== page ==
Use this class to draw shadow on bitmaps

public class ShadowGenerator {

    // Percent of actual icon size
    private static final float HALF_DISTANCE = 0.5f;
    public static final float BLUR_FACTOR = 0.5f/48;

    // Percent of actual icon size
    private static final float KEY_SHADOW_DISTANCE = 1f/48;
    public static final int KEY_SHADOW_ALPHA = 61;

    public static final int AMBIENT_SHADOW_ALPHA = 30;

    private static final Object LOCK = new Object();
    // Singleton object guarded by {@link #LOCK}
    private static ShadowGenerator sShadowGenerator;

    private  int mIconSize;

    private final Canvas mCanvas;
    private final Paint mBlurPaint;
    private final Paint mDrawPaint;
    private final Context mContext;

    private ShadowGenerator(Context context) {
        mContext = context;
        mIconSize = Utils.convertDpToPixel(context,63);
        mCanvas = new Canvas();
        mBlurPaint = new Paint(Paint.ANTI_ALIAS_FLAG | Paint.FILTER_BITMAP_FLAG);
        mBlurPaint.setMaskFilter(new BlurMaskFilter(mIconSize * BLUR_FACTOR, Blur.NORMAL));
        mDrawPaint = new Paint(Paint.ANTI_ALIAS_FLAG | Paint.FILTER_BITMAP_FLAG);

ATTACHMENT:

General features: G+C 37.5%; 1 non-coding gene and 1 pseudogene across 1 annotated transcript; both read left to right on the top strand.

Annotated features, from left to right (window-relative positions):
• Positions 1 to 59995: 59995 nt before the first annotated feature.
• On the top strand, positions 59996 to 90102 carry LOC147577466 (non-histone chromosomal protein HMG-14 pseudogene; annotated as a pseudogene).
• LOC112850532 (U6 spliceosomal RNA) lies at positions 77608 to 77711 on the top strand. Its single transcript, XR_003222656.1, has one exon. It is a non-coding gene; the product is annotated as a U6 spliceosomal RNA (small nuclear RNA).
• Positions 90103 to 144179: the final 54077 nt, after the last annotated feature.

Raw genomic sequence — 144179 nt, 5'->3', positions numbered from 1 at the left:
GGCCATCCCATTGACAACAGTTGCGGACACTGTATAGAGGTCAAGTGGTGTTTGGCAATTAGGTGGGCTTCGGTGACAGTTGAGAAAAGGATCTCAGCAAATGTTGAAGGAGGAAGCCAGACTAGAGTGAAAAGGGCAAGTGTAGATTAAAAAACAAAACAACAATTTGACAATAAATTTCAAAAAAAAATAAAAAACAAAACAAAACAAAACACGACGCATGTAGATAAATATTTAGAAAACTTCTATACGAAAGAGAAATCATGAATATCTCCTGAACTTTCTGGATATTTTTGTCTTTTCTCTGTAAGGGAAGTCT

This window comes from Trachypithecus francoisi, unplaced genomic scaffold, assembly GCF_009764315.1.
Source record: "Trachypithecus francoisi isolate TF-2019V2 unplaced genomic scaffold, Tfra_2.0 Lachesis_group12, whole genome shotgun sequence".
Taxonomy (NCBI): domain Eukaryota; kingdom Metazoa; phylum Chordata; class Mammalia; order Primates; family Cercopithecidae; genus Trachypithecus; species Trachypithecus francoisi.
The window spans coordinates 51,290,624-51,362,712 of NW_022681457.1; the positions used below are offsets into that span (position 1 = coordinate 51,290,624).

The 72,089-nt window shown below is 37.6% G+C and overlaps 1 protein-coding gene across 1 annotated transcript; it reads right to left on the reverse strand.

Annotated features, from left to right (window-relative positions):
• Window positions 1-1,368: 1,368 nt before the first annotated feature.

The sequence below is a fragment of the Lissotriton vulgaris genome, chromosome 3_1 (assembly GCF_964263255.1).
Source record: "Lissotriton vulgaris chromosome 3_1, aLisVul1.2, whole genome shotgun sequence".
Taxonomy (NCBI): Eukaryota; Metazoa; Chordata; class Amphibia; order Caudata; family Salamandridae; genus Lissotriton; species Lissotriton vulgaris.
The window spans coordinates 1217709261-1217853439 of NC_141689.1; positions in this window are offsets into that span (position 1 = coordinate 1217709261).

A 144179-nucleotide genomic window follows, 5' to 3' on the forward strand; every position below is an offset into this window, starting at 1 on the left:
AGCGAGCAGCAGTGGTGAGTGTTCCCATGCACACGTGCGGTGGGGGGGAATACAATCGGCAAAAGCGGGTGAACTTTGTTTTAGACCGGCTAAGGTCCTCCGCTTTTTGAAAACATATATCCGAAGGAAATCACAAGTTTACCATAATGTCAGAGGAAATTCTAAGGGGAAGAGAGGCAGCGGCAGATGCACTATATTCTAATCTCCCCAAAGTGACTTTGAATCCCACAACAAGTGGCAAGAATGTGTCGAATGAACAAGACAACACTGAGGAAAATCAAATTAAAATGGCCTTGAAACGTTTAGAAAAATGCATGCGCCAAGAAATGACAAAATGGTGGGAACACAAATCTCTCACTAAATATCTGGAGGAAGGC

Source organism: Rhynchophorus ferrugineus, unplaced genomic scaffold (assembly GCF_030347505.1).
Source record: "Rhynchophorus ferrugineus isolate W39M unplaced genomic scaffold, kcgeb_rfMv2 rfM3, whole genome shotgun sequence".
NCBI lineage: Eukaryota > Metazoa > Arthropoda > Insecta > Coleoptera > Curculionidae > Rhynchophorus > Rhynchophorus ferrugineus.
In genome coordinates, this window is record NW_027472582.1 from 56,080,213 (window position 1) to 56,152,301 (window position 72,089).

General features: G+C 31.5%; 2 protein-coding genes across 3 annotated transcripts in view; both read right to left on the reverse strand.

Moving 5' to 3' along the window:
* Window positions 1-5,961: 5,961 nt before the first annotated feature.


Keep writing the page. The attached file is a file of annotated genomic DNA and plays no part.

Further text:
public synchronized Bitmap recreateIcon(Bitmap icon) {
        mIconSize = Utils.convertDpToPixel(mContext,3)+icon.getWidth();
        int[] offset = new int[2];
        Bitmap shadow = icon.extractAlpha(mBlurPaint, offset);
        Bitmap result = Bitmap.createBitmap(mIconSize, mIconSize, Config.ARGB_8888);

        // Draw ambient shadow
        mCanvas.drawBitmap(shadow, offset[0], offset[1], mDrawPaint);

        // Draw key shadow
        mCanvas.drawBitmap(shadow, offset[0], offset[1] + KEY_SHADOW_DISTANCE * mIconSize, mDrawPaint);

        // Draw the icon
        mCanvas.drawBitmap(icon, 0, 0, mDrawPaint);

        return result;

    public static ShadowGenerator getInstance(Context context) {

        synchronized (LOCK) {
            if (sShadowGenerator == null) {
                sShadowGenerator = new ShadowGenerator(context);
        return sShadowGenerator;


If you want to use the custom imageView, I suggest you use this one

View look perfect and dont't use any nine path image

enter image description here